Three things saved me: words, swimming, and West Side Story.
Words. As I considered what I could potentially do instead of vocal or theatrical performance, I remembered the distinction I’d made earlier between what my acting classmates loved and what I loved. They loved acting; I loved reading. This ultimately led me to change my potential second major from theatre to English, and spend the remaining terms of that year taking a lot more literature classes. Even though this change ultimately led me to spend a fifth year in college, it was clearly the right choice, and gave me a new direction to point myself in.
Swimming. I was on my college’s swim team, and as this acting class was winding down, swim season was starting to heat up. Between increasingly intense practices, a training trip to Florida over winter break, and the breakneck schedule of weekly meets after winter term started, I was too busy, too exhausted, and too focused on my work in the pool to give too much attention or thought to how depressed I was over what happened in the acting class. That season I recorded my best times of my collegiate career.
West Side Story. After some serious misgivings, I ended up auditioning for my college’s spring musical even though I wasn’t feeling particularly excited for it. And right off the bat I had to deal with some serious mental pushback when three people were called back for the two lead male roles of Tony and Riff, and I was the third one. I was relegated to being a bit part Jet with only one solo line in the whole show. I almost quit. But something made me decide to stay on…and it was the best decision I could have possible made. For the first time in who knew how long, I was in a show with absolutely no pressure. I didn’t have to stand out or impress anyone or be under any kind of scrutiny. All I had to do was sing and dance and do stage combat.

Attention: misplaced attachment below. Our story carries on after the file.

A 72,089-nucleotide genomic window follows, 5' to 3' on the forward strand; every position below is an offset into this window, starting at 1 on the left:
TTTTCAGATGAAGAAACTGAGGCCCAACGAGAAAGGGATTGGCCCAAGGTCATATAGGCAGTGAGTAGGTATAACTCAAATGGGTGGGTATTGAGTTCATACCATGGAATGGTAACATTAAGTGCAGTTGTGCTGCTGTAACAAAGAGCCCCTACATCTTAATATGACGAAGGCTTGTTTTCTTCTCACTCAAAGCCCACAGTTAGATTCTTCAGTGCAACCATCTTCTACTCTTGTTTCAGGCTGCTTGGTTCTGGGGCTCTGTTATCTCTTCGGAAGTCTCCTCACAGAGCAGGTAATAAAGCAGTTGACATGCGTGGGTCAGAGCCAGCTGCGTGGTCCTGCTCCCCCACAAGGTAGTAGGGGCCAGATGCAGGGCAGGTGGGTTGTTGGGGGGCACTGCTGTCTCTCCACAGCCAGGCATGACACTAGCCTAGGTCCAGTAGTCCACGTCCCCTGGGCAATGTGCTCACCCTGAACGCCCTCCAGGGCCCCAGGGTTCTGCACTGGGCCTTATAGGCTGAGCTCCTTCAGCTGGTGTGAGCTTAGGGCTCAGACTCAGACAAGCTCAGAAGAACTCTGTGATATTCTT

And I loved it.
Somewhere along the line in the rehearsal process, I realized that it wasn’t solo singing that I loved. It was THIS. Being part of an ensemble. Singing WITH people. I hated practicing by myself, but I loved rehearsing with everyone else. And just like that, a huge weight fell away. I found I could love performing again, even knowing I would never pursue it professionally. (I also met three incredible friends in the WSS ensemble, and the Jets stole the show so much with “Gee, Officer Krupke” that we were asked to resurrect it for a talent show the following year.) This experience ultimately led me to starting a men’s a cappella group at my school the following year, singing with prestigious choruses in three states after graduating, and nurturing the deep love of choral music I thought I’d lost after the acting class debacle to this day.
It also helped lead me to arts management…but “why I’m not an arts manager” is a story for another day.